Coronavirus: Lebanese restaurants, hotels, resorts to ignore govt lockdown orders

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A representative of Lebanon’s hospitality sector said on Tuesday that service and tourism businesses would defy a newly reinstated coronavirus lockdown that has compounded the blast-hit country’s economic woes.

“From tomorrow, we will open our doors,” said Tony Ramy, head of the syndicate of owners of restaurants, cafes, nightclubs and pastry shops.

Read the latest updates in our dedicated coronavirus section.

“The arbitrary and demagogic decision to close down, whether partially or fully, does not concern us anymore,” he said in a televised statement from a Beirut street heavily affected by the August 4 explosion.

An AFP photographer said dozens of people gathered in support of the announcement, some holding signs that read “Tourism is the pulse of Lebanon” and “For us, the state vanished with the blast.”

The declaration, made on behalf of a wider tourism body also representing hotels and seaside resorts, came four days after authorities imposed a two-week coronavirus lockdown to stem a string of record daily infections.

Under the latest rules, malls, nightclubs, gyms, swimming pools, restaurants and coffee shops have been ordered to close.

Restaurants, coffee shops and pastry shops can deliver, but with a night-time curfew in place, are only allowed to operate between 6 am and 6 pm (0300 GMT to 1500 GMT).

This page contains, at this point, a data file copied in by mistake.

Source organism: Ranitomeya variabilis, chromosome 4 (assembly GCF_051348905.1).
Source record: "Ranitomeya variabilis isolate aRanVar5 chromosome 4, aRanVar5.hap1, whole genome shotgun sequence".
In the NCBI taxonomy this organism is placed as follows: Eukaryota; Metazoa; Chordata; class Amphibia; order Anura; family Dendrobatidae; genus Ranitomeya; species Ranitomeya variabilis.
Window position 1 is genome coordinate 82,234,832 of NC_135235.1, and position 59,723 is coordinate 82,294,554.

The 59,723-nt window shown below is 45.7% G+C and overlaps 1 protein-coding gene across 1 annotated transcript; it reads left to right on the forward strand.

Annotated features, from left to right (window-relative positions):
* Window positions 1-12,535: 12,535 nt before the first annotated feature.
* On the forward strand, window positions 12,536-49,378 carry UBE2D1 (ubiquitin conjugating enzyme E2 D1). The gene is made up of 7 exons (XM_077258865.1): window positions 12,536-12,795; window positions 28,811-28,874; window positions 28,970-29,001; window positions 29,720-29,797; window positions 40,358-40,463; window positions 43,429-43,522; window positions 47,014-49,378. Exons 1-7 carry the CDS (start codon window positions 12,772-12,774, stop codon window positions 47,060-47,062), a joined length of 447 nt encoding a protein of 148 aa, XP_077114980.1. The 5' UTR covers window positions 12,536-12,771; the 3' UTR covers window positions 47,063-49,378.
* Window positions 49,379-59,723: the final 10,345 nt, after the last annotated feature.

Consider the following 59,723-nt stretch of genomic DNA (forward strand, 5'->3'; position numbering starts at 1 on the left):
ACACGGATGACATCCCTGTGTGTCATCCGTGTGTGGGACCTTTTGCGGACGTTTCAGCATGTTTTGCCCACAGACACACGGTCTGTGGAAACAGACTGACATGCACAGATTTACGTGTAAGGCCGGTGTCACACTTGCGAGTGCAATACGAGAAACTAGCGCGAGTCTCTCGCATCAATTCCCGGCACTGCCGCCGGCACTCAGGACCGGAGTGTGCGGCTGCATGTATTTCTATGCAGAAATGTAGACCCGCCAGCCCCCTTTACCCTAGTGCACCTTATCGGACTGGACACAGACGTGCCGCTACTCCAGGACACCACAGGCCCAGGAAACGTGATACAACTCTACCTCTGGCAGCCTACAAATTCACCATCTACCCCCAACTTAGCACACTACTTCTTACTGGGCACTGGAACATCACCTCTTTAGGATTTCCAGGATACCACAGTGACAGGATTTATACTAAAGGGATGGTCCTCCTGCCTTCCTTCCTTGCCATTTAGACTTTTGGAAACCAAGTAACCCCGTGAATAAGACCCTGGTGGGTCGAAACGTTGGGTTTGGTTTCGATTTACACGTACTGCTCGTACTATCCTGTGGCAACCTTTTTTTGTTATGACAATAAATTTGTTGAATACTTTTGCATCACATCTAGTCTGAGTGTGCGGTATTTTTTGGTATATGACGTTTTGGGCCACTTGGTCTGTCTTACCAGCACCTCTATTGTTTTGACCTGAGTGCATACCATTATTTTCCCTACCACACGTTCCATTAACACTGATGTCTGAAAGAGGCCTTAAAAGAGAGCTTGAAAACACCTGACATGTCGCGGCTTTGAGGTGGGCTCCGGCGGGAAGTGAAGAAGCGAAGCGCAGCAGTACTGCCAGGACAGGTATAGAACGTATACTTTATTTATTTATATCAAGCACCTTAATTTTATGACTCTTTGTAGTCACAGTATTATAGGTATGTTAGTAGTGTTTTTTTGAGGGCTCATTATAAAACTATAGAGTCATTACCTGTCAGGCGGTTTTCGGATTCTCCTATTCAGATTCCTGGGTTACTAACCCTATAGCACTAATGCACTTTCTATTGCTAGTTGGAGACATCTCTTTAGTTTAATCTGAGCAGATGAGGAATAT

Ramy blamed the government for the devastating explosion at Beirut’s port and the huge losses it has caused the tourism industry, which he estimated at around $1 billion, of which $315 million for restaurants alone.

He called on the sector to engage in “civil disobedience” against the state by severing commercial ties with the government and depriving it of tax money.

“We will not pay a single penny until we have a new state,” he said.

The coronavirus-related restrictions have dealt a fresh blow to a private sector already reeling from a series of crises.

Even before the explosion of a huge stockpile of ammonium nitrate at the port that killed more than 180 people, Lebanon was grappling with its worst economic downturn in decades.

Authorities fear Lebanon’s fragile health sector would struggle to cope with a further spike in novel coronavirus cases, especially after some hospitals near the port were damaged or taken out of commission in the explosion.

Lebanon’s health minister warned this month that hospitals were reaching maximum capacity to treat coronavirus patients after the blast overwhelmed clinics and triggered a spike in COVID-19 cases.

Read more:

Over half of Lebanon ‘trapped in poverty’ even before blast: UN

Beirut blast: Initial investigations point to negligence

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